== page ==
Gender fluidity, along with pan sexuality, and the dismantling of the gender roles that society, religion and other institutions place on us, are currently the hot topics being discussed by ordinary people and celebrities alike.
American actress Susan Sarandon recently spoke about gender fluidity and her role in the movie Cloud Atlas, which saw her and the other actors cast cross time, identity and gender. The essence of the character, regardless of the identity, time or gender, always remained the same. Sarandon remarked on and continues to promote how important the essence of the person is, beyond the ‘boxes’ that human beings are often categorised by and organised into.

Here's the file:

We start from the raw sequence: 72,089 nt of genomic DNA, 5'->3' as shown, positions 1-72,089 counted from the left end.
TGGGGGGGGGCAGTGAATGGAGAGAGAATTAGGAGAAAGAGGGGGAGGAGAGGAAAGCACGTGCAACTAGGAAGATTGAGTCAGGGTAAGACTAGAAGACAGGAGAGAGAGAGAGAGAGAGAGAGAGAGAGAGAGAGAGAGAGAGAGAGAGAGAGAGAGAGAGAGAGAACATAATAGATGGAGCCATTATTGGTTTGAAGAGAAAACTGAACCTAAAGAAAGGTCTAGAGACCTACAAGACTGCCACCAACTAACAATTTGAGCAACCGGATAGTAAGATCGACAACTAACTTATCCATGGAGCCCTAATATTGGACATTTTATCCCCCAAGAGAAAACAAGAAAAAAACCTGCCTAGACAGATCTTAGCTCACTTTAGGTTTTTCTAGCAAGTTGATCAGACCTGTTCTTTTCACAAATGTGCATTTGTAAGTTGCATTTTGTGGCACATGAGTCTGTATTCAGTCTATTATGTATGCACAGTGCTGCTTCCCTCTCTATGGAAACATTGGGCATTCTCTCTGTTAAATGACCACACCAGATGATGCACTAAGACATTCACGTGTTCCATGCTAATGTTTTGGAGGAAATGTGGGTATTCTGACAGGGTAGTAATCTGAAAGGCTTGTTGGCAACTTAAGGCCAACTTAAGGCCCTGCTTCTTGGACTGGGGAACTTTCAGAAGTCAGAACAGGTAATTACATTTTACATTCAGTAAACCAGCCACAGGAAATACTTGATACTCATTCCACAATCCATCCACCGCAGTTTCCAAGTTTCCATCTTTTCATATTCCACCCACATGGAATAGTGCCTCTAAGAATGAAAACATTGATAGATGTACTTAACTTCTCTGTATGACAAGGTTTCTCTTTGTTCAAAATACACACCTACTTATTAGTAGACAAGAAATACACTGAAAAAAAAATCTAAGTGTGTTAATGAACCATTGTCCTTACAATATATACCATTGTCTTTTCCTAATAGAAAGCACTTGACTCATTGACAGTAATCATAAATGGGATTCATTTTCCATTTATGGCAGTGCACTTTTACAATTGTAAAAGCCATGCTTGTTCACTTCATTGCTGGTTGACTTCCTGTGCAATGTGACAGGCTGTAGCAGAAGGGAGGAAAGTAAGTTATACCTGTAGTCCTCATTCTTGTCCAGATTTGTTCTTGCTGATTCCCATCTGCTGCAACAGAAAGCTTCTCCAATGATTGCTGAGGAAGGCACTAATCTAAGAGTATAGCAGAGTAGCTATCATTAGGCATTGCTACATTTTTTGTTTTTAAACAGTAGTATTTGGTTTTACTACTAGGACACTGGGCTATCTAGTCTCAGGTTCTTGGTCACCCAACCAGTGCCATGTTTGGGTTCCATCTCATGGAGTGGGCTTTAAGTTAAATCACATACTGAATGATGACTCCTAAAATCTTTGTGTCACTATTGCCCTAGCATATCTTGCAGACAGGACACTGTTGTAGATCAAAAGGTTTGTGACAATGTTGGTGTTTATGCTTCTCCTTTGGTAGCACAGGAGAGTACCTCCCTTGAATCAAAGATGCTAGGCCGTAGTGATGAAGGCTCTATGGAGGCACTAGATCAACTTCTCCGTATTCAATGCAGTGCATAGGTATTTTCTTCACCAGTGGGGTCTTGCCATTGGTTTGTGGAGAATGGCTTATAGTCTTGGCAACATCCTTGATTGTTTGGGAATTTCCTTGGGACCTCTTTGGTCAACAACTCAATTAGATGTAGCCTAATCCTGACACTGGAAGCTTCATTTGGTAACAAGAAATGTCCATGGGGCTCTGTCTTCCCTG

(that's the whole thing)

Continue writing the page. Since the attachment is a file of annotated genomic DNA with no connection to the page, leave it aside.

Similarly, Lisa M. Diamond’s book Sexual Fluidity: Understanding Women’s Love and Desire focuses on the hypothesis that the way a woman loves changes over time. It is neither inherently hetrosexual or homosexual, but largely dependent on the (spiritual, emotional, mental) place in which the woman finds herself at the time. Diamond’s research is based on a study of women over a ten-year period - the first such study of its kind. The bottomline of the study is love is about the person and not about their sex or gender.
How dynamic and fluid are and can humans be, if able to move beyond any model or fixed construct that is deemed the ‘norm’?